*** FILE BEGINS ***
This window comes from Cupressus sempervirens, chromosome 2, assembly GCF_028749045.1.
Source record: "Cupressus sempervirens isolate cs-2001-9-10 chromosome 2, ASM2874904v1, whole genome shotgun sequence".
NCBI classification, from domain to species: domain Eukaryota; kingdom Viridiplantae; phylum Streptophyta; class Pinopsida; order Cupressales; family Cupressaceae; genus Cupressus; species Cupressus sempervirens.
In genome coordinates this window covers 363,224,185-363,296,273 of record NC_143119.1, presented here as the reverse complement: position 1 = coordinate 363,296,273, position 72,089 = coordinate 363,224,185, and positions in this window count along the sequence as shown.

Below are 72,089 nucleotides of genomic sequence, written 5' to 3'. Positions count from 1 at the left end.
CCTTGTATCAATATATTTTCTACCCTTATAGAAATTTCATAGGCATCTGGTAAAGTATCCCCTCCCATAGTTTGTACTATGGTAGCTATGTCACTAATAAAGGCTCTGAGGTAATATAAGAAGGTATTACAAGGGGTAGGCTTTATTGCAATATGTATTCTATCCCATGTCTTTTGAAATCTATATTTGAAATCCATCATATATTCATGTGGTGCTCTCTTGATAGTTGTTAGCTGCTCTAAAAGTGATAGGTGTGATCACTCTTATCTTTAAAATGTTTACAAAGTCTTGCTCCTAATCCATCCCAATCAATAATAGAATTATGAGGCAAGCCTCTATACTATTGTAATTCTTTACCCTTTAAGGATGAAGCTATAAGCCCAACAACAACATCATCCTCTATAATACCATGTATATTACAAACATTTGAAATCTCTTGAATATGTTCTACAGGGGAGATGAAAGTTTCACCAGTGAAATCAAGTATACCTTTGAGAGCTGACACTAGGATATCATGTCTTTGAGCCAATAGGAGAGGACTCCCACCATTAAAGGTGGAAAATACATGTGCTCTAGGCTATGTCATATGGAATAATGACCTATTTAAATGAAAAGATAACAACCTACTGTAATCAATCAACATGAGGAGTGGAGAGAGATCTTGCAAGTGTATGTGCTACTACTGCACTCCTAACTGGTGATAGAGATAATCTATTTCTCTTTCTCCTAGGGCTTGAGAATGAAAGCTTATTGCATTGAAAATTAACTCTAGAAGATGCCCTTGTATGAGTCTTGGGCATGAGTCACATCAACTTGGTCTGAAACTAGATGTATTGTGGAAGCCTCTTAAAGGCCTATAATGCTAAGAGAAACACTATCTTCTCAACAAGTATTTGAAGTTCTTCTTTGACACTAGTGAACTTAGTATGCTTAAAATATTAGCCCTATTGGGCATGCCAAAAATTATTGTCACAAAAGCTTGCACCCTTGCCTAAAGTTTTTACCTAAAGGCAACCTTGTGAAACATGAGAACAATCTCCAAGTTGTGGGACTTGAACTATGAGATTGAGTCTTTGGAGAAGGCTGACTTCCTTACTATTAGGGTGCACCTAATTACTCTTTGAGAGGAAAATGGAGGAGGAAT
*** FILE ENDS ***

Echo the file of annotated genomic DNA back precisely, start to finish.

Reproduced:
This window comes from Cupressus sempervirens, chromosome 2, assembly GCF_028749045.1.
Source record: "Cupressus sempervirens isolate cs-2001-9-10 chromosome 2, ASM2874904v1, whole genome shotgun sequence".
NCBI classification, from domain to species: domain Eukaryota; kingdom Viridiplantae; phylum Streptophyta; class Pinopsida; order Cupressales; family Cupressaceae; genus Cupressus; species Cupressus sempervirens.
In genome coordinates this window covers 363,224,185-363,296,273 of record NC_143119.1, presented here as the reverse complement: position 1 = coordinate 363,296,273, position 72,089 = coordinate 363,224,185, and positions in this window count along the sequence as shown.

Below are 72,089 nucleotides of genomic sequence, written 5' to 3'. Positions count from 1 at the left end.
CCTTGTATCAATATATTTTCTACCCTTATAGAAATTTCATAGGCATCTGGTAAAGTATCCCCTCCCATAGTTTGTACTATGGTAGCTATGTCACTAATAAAGGCTCTGAGGTAATATAAGAAGGTATTACAAGGGGTAGGCTTTATTGCAATATGTATTCTATCCCATGTCTTTTGAAATCTATATTTGAAATCCATCATATATTCATGTGGTGCTCTCTTGATAGTTGTTAGCTGCTCTAAAAGTGATAGGTGTGATCACTCTTATCTTTAAAATGTTTACAAAGTCTTGCTCCTAATCCATCCCAATCAATAATAGAATTATGAGGCAAGCCTCTATACTATTGTAATTCTTTACCCTTTAAGGATGAAGCTATAAGCCCAACAACAACATCATCCTCTATAATACCATGTATATTACAAACATTTGAAATCTCTTGAATATGTTCTACAGGGGAGATGAAAGTTTCACCAGTGAAATCAAGTATACCTTTGAGAGCTGACACTAGGATATCATGTCTTTGAGCCAATAGGAGAGGACTCCCACCATTAAAGGTGGAAAATACATGTGCTCTAGGCTATGTCATATGGAATAATGACCTATTTAAATGAAAAGATAACAACCTACTGTAATCAATCAACATGAGGAGTGGAGAGAGATCTTGCAAGTGTATGTGCTACTACTGCACTCCTAACTGGTGATAGAGATAATCTATTTCTCTTTCTCCTAGGGCTTGAGAATGAAAGCTTATTGCATTGAAAATTAACTCTAGAAGATGCCCTTGTATGAGTCTTGGGCATGAGTCACATCAACTTGGTCTGAAACTAGATGTATTGTGGAAGCCTCTTAAAGGCCTATAATGCTAAGAGAAACACTATCTTCTCAACAAGTATTTGAAGTTCTTCTTTGACACTAGTGAACTTAGTATGCTTAAAATATTAGCCCTATTGGGCATGCCAAAAATTATTGTCACAAAAGCTTGCACCCTTGCCTAAAGTTTTTACCTAAAGGCAACCTTGTGAAACATGAGAACAATCTCCAAGTTGTGGGACTTGAACTATGAGATTGAGTCTTTGGAGAAGGCTGACTTCCTTACTATTAGGGTGCACCTAATTACTCTTTGAGAGGAAAATGGAGGAGGAAT